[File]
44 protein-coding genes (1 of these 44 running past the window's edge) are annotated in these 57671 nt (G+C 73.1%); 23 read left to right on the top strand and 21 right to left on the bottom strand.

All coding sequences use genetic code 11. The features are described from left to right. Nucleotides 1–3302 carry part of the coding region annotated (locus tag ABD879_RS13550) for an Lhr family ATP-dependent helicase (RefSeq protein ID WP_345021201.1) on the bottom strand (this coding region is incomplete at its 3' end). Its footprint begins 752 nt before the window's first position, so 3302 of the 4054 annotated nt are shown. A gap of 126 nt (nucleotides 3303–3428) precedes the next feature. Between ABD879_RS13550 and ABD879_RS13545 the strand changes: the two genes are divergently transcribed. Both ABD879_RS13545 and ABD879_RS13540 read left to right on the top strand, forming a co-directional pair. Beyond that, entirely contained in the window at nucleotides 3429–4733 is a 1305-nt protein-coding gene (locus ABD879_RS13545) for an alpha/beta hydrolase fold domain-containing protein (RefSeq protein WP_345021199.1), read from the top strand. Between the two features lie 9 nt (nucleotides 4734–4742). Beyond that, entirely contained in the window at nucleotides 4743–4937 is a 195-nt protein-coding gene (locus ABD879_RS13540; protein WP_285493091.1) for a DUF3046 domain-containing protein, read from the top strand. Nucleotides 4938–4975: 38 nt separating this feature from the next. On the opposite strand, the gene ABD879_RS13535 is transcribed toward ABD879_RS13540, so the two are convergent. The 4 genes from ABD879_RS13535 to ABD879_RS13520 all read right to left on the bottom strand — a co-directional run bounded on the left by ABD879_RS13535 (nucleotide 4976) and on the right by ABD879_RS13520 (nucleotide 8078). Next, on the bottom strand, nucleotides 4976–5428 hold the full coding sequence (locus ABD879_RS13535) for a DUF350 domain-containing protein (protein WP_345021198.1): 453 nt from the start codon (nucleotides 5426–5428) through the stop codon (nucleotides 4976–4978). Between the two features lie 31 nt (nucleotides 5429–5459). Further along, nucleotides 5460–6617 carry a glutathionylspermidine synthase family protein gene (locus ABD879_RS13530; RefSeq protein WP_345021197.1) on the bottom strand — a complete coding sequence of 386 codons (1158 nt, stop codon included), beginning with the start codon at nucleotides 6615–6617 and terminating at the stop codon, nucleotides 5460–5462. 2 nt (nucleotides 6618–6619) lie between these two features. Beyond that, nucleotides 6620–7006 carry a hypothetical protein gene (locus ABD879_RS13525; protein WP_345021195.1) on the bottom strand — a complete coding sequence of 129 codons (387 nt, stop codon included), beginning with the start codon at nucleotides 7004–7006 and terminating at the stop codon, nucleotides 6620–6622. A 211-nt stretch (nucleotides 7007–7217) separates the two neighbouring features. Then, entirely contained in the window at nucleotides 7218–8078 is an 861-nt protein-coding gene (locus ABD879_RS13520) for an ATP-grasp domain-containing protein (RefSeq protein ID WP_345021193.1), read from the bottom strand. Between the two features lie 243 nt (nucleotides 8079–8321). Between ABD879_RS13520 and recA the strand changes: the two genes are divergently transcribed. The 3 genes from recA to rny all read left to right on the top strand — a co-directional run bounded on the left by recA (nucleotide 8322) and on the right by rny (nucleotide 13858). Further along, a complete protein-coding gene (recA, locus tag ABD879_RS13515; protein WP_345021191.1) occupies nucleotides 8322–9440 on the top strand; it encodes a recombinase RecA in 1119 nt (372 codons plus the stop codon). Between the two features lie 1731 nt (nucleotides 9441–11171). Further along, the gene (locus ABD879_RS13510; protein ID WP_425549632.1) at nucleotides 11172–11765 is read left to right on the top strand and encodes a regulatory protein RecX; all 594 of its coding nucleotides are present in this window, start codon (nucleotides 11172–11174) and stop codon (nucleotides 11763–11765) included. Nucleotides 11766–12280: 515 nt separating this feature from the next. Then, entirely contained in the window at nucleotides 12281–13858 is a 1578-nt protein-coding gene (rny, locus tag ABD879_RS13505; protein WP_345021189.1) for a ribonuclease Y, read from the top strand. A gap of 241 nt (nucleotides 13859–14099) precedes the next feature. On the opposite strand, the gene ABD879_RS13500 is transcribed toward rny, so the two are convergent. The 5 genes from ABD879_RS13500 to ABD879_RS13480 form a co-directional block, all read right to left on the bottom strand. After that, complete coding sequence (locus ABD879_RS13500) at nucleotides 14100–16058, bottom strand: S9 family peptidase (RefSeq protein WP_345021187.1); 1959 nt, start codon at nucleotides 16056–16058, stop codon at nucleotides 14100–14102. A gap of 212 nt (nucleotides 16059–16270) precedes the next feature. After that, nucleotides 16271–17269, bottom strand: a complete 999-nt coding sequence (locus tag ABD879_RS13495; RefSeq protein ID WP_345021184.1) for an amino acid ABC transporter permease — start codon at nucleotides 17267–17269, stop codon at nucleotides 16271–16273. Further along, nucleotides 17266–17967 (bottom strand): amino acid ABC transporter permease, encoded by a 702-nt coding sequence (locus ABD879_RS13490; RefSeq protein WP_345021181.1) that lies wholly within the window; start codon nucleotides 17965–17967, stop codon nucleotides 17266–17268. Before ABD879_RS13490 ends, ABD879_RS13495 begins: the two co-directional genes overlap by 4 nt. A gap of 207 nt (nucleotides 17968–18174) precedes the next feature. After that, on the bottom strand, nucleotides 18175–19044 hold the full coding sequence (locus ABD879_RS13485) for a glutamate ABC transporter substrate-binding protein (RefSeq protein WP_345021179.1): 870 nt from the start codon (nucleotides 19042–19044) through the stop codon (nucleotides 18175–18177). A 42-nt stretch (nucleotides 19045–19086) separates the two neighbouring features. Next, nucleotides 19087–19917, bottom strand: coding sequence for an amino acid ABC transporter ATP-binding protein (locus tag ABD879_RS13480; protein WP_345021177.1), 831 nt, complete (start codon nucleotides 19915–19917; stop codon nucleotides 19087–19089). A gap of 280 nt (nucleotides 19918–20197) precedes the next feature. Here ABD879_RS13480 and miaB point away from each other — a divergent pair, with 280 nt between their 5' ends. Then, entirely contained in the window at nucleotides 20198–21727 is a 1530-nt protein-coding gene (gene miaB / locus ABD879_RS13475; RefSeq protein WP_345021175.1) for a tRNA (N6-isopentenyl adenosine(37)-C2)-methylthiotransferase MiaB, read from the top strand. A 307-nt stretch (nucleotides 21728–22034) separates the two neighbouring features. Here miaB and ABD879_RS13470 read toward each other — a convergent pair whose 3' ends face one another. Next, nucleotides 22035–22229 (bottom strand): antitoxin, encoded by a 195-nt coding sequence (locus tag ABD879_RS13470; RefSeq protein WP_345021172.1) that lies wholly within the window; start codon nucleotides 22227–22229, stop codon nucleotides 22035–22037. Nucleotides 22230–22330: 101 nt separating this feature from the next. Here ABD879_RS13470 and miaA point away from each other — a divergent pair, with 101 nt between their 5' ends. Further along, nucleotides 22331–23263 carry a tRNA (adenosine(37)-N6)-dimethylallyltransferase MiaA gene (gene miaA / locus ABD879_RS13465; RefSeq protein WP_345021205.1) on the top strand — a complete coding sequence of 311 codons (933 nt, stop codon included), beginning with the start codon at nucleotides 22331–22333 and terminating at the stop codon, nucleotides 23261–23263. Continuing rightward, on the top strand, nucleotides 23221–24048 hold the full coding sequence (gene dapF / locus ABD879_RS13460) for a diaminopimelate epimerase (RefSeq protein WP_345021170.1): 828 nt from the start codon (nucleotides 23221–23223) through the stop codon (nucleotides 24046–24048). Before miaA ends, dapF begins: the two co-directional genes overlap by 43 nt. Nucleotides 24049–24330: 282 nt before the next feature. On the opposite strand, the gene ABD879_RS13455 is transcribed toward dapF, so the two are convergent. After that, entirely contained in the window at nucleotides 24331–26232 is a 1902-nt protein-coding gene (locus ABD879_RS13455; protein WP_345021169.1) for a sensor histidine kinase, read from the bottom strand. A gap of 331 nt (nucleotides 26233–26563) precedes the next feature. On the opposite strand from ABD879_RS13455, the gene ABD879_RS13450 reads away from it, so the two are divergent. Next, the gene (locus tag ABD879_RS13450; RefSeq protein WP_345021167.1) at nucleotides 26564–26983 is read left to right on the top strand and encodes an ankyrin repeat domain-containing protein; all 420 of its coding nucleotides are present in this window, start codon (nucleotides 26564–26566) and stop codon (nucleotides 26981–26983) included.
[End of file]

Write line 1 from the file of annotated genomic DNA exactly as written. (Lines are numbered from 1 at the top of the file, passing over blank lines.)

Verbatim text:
44 protein-coding genes (1 of these 44 running past the window's edge) are annotated in these 57671 nt (G+C 73.1%); 23 read left to right on the top strand and 21 right to left on the bottom strand.